Ines doesn't much care. Whether they believe or not doesn't change the value of the gold and goods she takes from them, or the quality of the ships she sometimes strips and resells when she can be bothered to. If she's not in the mood for an argument she lets Fezzik yell the challenge, I am the Dread Pirate Roberts, there will be no survivors! That's generally much more effective.
They've been sailing for nearly a year when the no survivors policy first comes up against a bit of a hitch. The crew of the fat merchant ship they're raiding falls easily enough, but it turns out that in addition to their cargo they're also transporting a nobleman and his wife to a new home in Italy. The first Ines learns of this is when the esteemed gentleman backs himself into the captain's cabin with a knife to the neck of her wide-eyed cook. She really needs to give the support staff more fencing lessons before she allows them to come with the boarding party.
"Come any closer and I'll kill him!" shouts the man, somewhat unnecessarily, when Ines has been summoned from where she was inspecting the cargo hold.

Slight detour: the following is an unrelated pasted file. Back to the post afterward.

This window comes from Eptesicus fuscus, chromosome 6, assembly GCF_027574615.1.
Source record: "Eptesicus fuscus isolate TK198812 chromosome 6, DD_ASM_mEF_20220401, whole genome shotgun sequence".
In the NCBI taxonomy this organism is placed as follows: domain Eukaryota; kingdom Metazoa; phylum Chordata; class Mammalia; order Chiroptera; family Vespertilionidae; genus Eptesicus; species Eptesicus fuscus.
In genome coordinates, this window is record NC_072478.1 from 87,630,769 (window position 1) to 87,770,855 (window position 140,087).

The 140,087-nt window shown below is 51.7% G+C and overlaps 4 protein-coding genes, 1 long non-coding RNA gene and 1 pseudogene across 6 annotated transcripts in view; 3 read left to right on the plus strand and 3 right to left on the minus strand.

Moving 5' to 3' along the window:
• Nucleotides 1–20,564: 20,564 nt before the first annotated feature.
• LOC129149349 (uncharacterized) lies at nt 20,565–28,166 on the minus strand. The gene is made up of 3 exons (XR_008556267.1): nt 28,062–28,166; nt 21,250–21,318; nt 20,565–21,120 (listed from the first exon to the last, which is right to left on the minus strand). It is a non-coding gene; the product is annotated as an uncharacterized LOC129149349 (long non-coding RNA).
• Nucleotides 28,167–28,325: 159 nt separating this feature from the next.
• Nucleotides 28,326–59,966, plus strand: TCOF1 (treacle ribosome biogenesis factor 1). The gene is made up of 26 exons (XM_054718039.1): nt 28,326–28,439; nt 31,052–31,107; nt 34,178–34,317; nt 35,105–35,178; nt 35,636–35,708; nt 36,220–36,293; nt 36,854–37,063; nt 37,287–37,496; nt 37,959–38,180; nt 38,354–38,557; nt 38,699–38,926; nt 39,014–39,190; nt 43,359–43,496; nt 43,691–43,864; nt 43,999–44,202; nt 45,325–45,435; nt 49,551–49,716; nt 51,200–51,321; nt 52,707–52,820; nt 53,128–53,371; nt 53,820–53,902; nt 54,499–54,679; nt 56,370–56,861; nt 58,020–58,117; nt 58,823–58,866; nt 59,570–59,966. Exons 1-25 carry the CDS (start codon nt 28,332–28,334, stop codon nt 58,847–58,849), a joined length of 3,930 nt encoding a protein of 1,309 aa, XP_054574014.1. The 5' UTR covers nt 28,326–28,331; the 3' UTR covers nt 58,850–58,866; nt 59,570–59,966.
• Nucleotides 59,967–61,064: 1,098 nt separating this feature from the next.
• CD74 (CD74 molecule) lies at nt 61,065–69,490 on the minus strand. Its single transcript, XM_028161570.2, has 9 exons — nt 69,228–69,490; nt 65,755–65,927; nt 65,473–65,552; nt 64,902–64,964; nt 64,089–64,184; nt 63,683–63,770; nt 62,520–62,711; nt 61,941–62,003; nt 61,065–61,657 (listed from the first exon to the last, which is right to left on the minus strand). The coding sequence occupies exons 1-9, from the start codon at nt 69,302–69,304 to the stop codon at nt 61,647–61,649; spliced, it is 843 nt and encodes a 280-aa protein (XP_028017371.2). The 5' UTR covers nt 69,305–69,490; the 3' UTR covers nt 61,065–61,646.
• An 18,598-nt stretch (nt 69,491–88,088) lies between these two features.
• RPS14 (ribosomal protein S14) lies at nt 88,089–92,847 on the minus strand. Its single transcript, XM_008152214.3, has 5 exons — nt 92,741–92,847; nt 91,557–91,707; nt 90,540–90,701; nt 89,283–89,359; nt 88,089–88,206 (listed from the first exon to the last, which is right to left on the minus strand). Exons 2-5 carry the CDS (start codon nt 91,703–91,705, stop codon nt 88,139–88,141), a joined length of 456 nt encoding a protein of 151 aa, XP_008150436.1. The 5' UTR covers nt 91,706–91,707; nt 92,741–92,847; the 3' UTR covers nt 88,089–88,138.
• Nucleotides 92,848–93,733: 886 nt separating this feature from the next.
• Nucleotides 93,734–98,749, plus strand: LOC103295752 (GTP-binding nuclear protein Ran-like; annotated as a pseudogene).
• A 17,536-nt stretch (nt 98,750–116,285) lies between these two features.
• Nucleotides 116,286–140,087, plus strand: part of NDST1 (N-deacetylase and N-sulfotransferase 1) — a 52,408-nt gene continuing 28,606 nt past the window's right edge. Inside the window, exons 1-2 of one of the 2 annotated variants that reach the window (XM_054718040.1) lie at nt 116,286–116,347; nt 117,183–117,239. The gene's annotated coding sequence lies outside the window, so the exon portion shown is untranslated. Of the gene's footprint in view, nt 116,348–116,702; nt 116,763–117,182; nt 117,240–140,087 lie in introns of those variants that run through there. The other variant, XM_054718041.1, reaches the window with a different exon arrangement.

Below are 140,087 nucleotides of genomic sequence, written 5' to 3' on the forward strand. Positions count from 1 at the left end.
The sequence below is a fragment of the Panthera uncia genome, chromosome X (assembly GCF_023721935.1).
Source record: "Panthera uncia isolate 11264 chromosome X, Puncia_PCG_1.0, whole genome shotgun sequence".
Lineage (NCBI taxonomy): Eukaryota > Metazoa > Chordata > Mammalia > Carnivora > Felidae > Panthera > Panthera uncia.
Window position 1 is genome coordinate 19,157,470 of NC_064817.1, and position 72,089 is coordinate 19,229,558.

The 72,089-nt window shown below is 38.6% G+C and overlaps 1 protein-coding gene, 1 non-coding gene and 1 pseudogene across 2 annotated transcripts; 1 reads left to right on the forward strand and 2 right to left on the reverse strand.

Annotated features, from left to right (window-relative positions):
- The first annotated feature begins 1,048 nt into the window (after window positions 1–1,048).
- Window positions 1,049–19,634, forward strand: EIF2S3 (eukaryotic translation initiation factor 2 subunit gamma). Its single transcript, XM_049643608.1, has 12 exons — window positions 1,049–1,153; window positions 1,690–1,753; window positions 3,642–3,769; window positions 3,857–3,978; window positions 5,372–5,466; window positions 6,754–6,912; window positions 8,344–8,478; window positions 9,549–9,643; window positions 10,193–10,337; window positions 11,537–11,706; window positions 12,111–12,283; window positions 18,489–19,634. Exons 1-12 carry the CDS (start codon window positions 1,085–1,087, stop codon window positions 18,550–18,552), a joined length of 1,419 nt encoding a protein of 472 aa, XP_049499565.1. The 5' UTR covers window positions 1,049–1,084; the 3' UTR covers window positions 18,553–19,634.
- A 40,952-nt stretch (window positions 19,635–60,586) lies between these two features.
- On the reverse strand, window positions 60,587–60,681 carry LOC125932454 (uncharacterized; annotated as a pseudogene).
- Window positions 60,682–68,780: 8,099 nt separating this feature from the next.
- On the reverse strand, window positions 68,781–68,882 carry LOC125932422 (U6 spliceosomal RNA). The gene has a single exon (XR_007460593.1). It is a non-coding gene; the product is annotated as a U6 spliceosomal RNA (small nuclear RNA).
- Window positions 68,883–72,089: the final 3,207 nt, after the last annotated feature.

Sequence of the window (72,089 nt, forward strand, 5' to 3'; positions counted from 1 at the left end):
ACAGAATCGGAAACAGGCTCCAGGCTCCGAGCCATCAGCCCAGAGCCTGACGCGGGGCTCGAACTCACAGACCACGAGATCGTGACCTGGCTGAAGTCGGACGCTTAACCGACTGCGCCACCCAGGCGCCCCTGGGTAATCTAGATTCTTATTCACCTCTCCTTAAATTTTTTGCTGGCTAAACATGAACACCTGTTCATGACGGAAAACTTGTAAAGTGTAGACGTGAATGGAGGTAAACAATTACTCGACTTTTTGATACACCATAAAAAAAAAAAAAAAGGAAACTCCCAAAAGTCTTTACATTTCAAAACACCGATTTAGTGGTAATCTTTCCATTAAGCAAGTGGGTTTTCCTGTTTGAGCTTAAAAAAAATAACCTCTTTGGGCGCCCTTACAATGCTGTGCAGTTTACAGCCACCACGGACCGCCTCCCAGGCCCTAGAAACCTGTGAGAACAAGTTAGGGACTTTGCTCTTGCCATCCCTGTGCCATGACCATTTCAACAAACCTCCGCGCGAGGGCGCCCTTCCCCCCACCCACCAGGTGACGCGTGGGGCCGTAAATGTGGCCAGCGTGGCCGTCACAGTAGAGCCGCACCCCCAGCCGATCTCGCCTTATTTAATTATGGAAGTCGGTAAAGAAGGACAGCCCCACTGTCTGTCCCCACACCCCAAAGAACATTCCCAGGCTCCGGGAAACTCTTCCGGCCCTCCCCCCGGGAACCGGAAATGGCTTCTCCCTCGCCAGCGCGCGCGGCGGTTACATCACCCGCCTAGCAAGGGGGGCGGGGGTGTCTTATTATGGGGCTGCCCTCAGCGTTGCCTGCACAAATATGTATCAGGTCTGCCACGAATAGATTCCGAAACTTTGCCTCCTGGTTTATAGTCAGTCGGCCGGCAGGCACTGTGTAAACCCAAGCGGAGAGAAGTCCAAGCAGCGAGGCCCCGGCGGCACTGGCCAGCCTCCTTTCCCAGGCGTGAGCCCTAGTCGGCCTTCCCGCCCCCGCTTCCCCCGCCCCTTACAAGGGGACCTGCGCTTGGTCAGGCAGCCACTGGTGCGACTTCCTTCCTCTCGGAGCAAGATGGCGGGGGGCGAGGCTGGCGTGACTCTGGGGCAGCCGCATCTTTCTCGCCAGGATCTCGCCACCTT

"I had a feeling you'd say that," she tells him. The crew are gathering behind her and she has to find a way out of this, but she really has no idea what it is. She's fast, but the nobleman's in tight enough quarters that there's no way she'll get to him before he slits her cook's throat, and she is rather fond of the boy; that's how he talked his way into the raiding party in the first place.
"What do you want?" she asks, mostly playing for time. This is the kind of thing she needed Vizinni for. He would have known how to make the man stand down and made him look like a fool at the same time, but Ines has never had a head for strategy and she knows it.
"Unhand my wife," demands the man. Ines follows his gesture- made with the hand not holding the knife, unfortunately- to a woman kneeling behind her at swordpoint. She's wearing a dress and doesn't seem to be armed.
"All right," says Ines.
"What can I say, I'm a generous soul." Her crew put up their swords at her nod, and one of them offers an arm to help the lady to her feet. Ines turns back to the nobleman.